The proposed Keystone XL pipeline has been a 1,179-mile headache for President Obama.

The project has divided Democrats, with environmentalists fighting the proposed pipeline that would carry Canadian crude oil from Alberta's tar sands to refineries on the Gulf Coast, while labor groups and some Democratic lawmakers from oil states want the jobs the project would create.

But as the State Department conducts its final evaluations on the proposal, the president has appeared increasingly reluctant to sign off on the long-delayed pipeline without more assurance it wouldn't hurt the environment. His position has pushed the sides into overdrive in an attempt to woo him before it's too late.

"We are never overly confident. After you've been in a fight for four years and you know folks' land is on the line, you never let your guard down," said Jane Kleeb, executive director of Bold Nebraska, an advocacy group opposed to the pipeline. But "we certainly feel a lot more positive about the president denying the pipeline today than we did even two months ago."

The State Department, which must approve the pipeline because it would cross an international border, says there is no timetable for its decision. But a department official speaking on background said a ruling could come by the end of the year.

The president says he will evaluate the $5.3 billion project, proposed by the Canadian company TransCanada, based on whether it would significantly add carbon to the atmosphere, which scientists say contributes to global warming.

"Allowing the Keystone pipeline to be built requires a finding that doing so would be in our nation's interest. And our national interest will be served only if this project does not significantly exacerbate the problem of carbon pollution," he said in a June speech at Georgetown University in Washington.

In an interview with the New York Times last month, the president said Republican claims that Keystone would generate tens of thousands of jobs were inflated.

"There is no evidence that that's true," he said, adding that "realistic" estimates shows construction likely would create about 2,000 construction-related jobs.

"That is a blip relative to the need," he said.

Optimism among Keystone opponents has been further buoyed by a recent decision by the State Department's independent watchdog to review whether the contractor the department hired to conduct an environmental study had a conflict of interest.

The report, by Environmental Resources Management, suggested the pipeline would have little effect on the environment or global warming. But liberal publication Mother Jones reported that analysts who helped draft the report had worked for TransCanada and other energy companies poised to benefit from the pipeline.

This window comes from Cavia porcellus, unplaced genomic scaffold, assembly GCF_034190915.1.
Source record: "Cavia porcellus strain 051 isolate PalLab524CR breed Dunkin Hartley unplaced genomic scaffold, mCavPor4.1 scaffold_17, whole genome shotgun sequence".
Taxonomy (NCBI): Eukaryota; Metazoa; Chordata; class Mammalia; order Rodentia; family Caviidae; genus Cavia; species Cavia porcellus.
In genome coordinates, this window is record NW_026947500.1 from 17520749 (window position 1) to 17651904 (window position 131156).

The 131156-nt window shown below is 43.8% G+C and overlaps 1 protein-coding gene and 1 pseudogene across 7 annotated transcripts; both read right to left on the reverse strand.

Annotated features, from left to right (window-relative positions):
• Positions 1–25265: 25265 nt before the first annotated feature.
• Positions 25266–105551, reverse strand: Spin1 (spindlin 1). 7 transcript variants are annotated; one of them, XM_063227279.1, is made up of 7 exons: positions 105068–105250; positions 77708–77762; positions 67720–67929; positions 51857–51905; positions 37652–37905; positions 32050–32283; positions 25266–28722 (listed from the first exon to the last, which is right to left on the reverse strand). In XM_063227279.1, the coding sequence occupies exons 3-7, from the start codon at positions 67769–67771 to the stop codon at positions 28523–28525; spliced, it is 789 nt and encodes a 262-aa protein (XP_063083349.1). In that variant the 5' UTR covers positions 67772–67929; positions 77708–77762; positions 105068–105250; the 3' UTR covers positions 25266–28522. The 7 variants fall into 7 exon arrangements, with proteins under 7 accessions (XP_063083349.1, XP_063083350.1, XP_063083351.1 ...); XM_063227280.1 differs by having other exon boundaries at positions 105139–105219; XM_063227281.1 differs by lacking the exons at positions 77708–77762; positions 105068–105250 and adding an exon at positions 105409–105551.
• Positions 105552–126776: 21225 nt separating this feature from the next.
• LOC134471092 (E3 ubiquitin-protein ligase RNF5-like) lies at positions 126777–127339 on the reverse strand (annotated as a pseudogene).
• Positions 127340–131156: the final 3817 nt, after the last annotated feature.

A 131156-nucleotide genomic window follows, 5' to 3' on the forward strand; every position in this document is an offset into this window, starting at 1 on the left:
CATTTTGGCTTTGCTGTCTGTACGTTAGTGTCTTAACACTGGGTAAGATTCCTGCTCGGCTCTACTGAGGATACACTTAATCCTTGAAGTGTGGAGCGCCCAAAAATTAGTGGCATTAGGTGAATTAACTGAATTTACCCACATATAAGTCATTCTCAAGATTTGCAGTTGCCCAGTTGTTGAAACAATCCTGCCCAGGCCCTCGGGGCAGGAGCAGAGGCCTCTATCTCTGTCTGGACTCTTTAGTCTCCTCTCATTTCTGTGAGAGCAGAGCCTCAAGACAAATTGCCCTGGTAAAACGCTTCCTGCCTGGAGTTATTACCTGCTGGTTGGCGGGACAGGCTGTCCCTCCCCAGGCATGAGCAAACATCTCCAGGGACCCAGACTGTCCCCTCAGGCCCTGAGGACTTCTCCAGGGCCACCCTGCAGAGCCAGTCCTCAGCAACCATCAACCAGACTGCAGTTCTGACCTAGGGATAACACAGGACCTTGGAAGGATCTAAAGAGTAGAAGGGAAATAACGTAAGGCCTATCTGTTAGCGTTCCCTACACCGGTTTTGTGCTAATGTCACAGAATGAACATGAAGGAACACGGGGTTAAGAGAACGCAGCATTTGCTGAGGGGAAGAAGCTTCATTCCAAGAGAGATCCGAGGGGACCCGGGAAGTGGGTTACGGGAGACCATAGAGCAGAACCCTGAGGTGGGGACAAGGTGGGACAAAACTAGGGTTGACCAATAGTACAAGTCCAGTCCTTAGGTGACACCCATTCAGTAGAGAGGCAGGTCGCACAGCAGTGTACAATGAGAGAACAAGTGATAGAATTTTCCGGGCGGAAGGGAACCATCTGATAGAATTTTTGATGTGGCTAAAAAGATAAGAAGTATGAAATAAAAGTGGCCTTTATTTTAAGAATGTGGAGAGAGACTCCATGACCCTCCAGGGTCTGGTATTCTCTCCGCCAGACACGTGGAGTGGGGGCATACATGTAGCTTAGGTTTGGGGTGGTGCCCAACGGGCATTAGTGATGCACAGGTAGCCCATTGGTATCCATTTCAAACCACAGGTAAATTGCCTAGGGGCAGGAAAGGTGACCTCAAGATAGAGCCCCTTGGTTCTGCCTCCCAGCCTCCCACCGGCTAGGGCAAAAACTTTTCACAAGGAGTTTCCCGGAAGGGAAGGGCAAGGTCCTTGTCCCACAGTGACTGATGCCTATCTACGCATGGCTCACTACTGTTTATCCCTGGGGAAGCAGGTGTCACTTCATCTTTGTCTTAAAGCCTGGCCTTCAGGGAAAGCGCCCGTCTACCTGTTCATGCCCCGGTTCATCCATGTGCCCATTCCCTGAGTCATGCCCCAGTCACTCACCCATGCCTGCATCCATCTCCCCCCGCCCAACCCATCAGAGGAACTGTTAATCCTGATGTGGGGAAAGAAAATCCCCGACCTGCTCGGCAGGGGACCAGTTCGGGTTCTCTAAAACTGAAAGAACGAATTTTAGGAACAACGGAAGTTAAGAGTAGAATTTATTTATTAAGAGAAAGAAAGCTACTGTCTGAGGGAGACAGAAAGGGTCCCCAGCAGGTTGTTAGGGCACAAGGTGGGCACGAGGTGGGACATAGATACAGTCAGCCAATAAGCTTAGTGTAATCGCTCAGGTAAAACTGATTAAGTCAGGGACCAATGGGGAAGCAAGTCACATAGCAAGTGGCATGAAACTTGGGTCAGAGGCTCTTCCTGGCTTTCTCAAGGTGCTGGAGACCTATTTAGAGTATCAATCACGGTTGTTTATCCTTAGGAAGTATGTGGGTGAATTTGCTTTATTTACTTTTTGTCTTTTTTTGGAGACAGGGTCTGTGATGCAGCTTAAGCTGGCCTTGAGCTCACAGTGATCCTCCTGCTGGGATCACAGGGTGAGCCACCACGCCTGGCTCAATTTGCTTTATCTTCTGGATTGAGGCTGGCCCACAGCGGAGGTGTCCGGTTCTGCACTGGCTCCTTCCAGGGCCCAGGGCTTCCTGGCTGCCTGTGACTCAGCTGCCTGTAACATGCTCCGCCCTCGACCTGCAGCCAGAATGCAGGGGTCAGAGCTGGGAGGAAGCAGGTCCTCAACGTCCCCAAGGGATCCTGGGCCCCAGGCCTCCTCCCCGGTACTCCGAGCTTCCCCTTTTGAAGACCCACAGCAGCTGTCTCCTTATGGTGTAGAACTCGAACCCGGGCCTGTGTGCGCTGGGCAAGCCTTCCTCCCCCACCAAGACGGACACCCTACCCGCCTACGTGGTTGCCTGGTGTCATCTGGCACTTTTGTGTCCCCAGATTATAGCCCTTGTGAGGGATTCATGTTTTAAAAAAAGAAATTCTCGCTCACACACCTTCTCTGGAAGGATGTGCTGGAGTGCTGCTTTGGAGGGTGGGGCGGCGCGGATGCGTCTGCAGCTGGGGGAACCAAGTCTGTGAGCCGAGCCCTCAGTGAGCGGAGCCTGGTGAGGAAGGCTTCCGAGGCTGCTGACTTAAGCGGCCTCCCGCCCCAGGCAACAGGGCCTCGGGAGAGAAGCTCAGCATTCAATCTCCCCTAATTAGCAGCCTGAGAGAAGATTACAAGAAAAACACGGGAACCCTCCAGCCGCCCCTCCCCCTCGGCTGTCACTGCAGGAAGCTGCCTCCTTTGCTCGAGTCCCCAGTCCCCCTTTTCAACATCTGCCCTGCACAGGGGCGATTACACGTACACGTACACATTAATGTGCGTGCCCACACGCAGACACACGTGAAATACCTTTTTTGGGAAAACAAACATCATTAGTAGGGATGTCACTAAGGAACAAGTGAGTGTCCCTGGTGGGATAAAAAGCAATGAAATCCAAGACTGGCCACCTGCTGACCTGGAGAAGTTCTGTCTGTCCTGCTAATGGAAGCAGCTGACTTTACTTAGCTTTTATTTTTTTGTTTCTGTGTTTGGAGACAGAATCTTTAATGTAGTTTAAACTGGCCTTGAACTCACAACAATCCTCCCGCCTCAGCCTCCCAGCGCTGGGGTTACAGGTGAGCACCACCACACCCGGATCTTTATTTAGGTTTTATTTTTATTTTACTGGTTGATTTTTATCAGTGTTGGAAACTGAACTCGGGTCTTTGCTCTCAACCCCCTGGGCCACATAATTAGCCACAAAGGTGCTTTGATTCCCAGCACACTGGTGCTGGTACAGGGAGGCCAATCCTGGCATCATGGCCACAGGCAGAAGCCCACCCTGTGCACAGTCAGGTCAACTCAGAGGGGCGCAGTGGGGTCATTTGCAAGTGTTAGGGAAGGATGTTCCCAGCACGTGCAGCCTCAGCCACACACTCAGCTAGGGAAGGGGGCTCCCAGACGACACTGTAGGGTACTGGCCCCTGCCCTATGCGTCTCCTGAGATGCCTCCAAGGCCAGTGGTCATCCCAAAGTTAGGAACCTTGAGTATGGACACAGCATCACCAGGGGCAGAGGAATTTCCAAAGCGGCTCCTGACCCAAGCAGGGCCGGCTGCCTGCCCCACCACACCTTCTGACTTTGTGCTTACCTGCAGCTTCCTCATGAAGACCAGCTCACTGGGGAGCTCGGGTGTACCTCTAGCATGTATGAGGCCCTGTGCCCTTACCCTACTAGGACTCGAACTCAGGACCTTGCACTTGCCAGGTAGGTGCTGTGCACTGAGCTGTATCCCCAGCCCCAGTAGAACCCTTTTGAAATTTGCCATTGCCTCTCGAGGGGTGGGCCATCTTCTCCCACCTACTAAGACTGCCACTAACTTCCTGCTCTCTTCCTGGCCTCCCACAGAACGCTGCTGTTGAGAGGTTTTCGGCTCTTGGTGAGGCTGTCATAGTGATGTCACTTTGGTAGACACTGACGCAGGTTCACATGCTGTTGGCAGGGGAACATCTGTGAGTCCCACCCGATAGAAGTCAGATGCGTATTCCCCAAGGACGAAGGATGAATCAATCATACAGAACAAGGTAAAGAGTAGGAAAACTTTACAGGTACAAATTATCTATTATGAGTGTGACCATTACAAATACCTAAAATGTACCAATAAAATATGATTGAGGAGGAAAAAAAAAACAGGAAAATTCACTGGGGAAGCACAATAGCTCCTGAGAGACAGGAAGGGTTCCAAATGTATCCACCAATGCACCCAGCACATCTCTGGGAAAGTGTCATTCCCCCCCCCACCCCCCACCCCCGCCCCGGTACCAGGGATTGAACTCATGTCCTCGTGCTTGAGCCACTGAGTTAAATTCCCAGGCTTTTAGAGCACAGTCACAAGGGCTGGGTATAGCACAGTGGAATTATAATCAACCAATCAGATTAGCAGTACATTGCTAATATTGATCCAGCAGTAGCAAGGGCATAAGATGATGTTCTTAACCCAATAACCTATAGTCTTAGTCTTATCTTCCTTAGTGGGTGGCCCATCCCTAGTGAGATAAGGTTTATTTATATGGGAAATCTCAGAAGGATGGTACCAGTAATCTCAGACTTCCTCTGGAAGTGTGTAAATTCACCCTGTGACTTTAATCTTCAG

The State Department's Inspector General's office said it has "initiated an inquiry" into the claim. While the watchdog won't say how long it expects the review to take, the agency likely will hold off on a decision until after the report is done.

A September court case involving a lawsuit by three Nebraska landowners who would be affected if the pipeline is built could delay the project further.

A win for the landowners, who oppose the pipeline, likely would force TransCanada to resubmit its plans with the U.S. government -- which could set the project back years.

Meanwhile, some unions have backed the project, citing its potential economic impact.

"The Washington politics behind the delay of the Keystone XL pipeline are of little concern to those seeking the dignity of a good, high-paying job," said Terry O'Sullivan, president of the Laborers' International Union of North America.

Republican and Democratic lawmakers from oil-producing states also have pressed the administration to approve the pipeline. Sens. Mary Landrieu, D-La., and John Hoeven, R-N.D., have submitted a joint resolution in Congress calling the pipeline a "national interest."

"We have studied this project for long enough," Landrieu said. "We know its tremendous economic benefits and the critical role it will have for our nation's energy security."

In the Republican Party's weekly address, Sen. Tim Scott of South Carolina said Obama "is so out of touch with unemployed Americans that he thinks tens of thousands of Keystone XL construction jobs are a 'blip, and 'not a jobs plan.' "

The Canadian government for its part has spent millions of dollars marketing the pipeline through its "Go With Canada" campaign. The effort plays up the two countries' friendly relationship, calling it a "a model for the world," while promoting Canada as a "world environmental leader" in the field of oil and gas development.

Secretary of State John Kerry, who was considered one of biggest climate-change advocates while in the Senate, has been mostly quiet about Keystone since moving to the State Department in February. His silence has both sides speculating how much input and influence, if any, he will have on determining if the pipeline gets built.

"It's baffling he hasn't said anything about it," Kleeb said. "We feel that the president and his team are engaging, but Secretary Kerry is a little bit aloof on the issue."